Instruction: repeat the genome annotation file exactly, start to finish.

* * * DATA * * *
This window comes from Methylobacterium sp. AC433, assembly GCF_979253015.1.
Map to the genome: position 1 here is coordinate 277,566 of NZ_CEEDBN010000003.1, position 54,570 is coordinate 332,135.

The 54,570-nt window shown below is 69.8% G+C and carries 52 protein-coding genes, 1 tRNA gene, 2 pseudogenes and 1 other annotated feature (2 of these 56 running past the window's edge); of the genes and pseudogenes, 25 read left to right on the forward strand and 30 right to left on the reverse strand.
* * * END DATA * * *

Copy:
This window comes from Methylobacterium sp. AC433, assembly GCF_979253015.1.
Map to the genome: position 1 here is coordinate 277,566 of NZ_CEEDBN010000003.1, position 54,570 is coordinate 332,135.

The 54,570-nt window shown below is 69.8% G+C and carries 52 protein-coding genes, 1 tRNA gene, 2 pseudogenes and 1 other annotated feature (2 of these 56 running past the window's edge); of the genes and pseudogenes, 25 read left to right on the forward strand and 30 right to left on the reverse strand.